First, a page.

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Save the Steam! Our Old Home Renovation Project!

Waldman86
Waldman86 Member Posts: 9
I apologize ahead of time for being long winded. My wife was left her family home that’s almost in disrepair. Built sometime in the early 19th century and later retrofitted with a coal fired two pipe steam system in the early 20th century, later converted to an oil fire boiler. We’re in the planning phase of a full gut renovation. We’ve decided on keeping the steam heat as a way to retain the personality of the house and I plan to tackle this project myself along with installing a fire sprinkler system. By trade I’m a sprinkler fitter (local 669) and while I’m a capable pipe fitter I really don’t know much about steam heat. All that said, I’m writing to get some direction on how to attack this project.

Here’s what I know, the boiler services both the steam heat and the hot water. The steam heat hasn’t been used in many years but the boiler has been used for the hot water until about 6 months ago when the house was left vacant. it’s a peerless, installed in 1995, I think. The house was split into a three-family home and a small commercial space that’s served as a post office for over 100 years. Three of the radiators were disconnected for God knows why and two of them were removed and thrown away at some point. The main part of the house which we plan to move into is a 4-bedroom, two-bathroom, three story area with radiators in every room except the kitchen, dining room, and one bedroom that had 2 radiators which were 2 of the radiators that had been removed, but which we plan to replace. We would also like to add radiators in the dining room and kitchen area so in the end we will have approx 15 radiators total. A couple days ago I fired up the system and replaced a few pipes that I could see were leaking. I can tell a few of the steam traps were either stuck shut or stuck open but I got all of them to open eventually and got heat to every radiator pretty quickly. While the house is fully gutted, I plan to replace all the piping piece by piece, remove any old asbestos insulation that’s left and reinsulate all system piping. Replace all the steam traps and the 5 vents on the mains in the basement. Replace all the radiator valves with thermostatic valves. Demolish the old brick chimney and run a new triple wall chimney pipe in its place, have the boiler serviced or replaced completely, and make any other upgraded that would help make the system more efficient.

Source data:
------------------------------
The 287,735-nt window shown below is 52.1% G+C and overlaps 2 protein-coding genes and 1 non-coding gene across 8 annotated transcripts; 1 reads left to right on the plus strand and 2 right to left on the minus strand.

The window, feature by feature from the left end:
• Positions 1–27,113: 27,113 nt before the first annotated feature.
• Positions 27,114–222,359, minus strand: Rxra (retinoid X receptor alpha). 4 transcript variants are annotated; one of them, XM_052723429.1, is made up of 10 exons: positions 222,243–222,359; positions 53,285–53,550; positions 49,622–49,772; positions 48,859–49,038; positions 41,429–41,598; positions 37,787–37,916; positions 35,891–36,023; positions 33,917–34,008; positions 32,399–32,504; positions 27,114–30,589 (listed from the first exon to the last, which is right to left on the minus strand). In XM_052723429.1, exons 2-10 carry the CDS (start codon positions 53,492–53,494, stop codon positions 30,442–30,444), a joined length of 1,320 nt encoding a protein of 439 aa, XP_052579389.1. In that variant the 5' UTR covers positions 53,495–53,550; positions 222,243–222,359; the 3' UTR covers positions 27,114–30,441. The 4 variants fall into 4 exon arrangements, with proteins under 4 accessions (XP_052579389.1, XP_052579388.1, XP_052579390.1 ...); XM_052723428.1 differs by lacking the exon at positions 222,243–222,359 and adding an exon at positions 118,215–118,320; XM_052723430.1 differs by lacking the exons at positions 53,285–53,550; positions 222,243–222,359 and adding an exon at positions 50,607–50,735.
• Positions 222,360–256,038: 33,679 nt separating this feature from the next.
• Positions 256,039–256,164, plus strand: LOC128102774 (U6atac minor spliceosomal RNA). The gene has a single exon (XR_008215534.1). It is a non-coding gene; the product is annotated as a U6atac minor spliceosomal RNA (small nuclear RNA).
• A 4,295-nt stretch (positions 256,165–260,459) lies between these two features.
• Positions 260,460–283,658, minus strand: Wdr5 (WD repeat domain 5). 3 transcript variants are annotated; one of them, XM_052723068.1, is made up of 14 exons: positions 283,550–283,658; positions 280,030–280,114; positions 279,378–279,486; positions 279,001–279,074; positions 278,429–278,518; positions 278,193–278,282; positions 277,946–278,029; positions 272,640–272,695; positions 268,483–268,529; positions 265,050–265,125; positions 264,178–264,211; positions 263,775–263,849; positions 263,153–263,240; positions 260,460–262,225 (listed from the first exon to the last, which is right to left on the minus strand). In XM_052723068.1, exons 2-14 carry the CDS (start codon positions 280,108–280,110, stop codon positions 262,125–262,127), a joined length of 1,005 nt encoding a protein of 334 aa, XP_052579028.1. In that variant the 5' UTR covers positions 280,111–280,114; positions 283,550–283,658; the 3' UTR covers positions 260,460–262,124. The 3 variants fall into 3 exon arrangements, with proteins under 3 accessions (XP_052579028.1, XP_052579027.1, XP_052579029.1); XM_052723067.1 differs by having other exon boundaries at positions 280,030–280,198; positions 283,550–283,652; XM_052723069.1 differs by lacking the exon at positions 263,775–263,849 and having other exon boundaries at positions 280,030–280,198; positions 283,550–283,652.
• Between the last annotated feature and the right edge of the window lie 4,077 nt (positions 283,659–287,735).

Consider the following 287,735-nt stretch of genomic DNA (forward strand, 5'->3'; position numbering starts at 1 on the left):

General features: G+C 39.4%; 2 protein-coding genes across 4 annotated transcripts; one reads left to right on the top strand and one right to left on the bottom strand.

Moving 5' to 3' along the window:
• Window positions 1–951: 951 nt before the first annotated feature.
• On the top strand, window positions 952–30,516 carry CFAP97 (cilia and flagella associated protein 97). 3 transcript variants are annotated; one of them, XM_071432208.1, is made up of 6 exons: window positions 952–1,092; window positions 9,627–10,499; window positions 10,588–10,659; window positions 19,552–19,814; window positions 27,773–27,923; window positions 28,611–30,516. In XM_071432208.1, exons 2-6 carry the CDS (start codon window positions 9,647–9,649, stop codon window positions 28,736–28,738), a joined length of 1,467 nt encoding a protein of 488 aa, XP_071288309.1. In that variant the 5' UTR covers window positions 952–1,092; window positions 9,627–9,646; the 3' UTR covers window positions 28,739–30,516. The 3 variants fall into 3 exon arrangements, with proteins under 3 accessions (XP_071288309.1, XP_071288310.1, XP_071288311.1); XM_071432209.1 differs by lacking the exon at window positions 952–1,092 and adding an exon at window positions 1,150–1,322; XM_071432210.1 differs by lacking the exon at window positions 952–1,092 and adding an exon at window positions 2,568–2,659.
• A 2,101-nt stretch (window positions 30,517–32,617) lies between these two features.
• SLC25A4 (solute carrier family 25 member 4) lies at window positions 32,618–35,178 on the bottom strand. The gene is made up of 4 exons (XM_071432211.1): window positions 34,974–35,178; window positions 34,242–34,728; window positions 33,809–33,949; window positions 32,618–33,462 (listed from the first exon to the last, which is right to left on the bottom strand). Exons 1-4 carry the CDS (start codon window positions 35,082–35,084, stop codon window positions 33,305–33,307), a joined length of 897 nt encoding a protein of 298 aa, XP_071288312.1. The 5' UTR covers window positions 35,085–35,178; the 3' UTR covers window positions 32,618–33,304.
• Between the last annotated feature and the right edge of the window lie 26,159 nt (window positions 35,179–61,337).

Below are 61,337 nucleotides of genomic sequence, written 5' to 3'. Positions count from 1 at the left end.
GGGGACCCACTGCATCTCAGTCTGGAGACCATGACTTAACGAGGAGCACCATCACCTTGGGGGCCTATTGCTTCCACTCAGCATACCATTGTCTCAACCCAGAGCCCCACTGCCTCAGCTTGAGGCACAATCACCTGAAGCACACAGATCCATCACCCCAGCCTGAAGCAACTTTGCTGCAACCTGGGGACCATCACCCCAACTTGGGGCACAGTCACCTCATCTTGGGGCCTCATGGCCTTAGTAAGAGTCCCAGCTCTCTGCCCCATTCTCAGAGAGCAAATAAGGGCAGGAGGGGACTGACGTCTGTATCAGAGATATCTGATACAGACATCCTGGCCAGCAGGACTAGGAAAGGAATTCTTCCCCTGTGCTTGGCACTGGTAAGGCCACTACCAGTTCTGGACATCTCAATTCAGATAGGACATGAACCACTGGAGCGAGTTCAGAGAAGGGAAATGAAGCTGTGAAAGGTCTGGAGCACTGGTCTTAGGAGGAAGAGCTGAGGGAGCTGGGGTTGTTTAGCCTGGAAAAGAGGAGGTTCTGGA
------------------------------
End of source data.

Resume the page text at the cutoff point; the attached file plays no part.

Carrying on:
Attached are pictures of the boiler, the header, steam traps, radiator valves, vents, and what I believe is some kind of balancer. So here’s the questions I’ve come up with so far.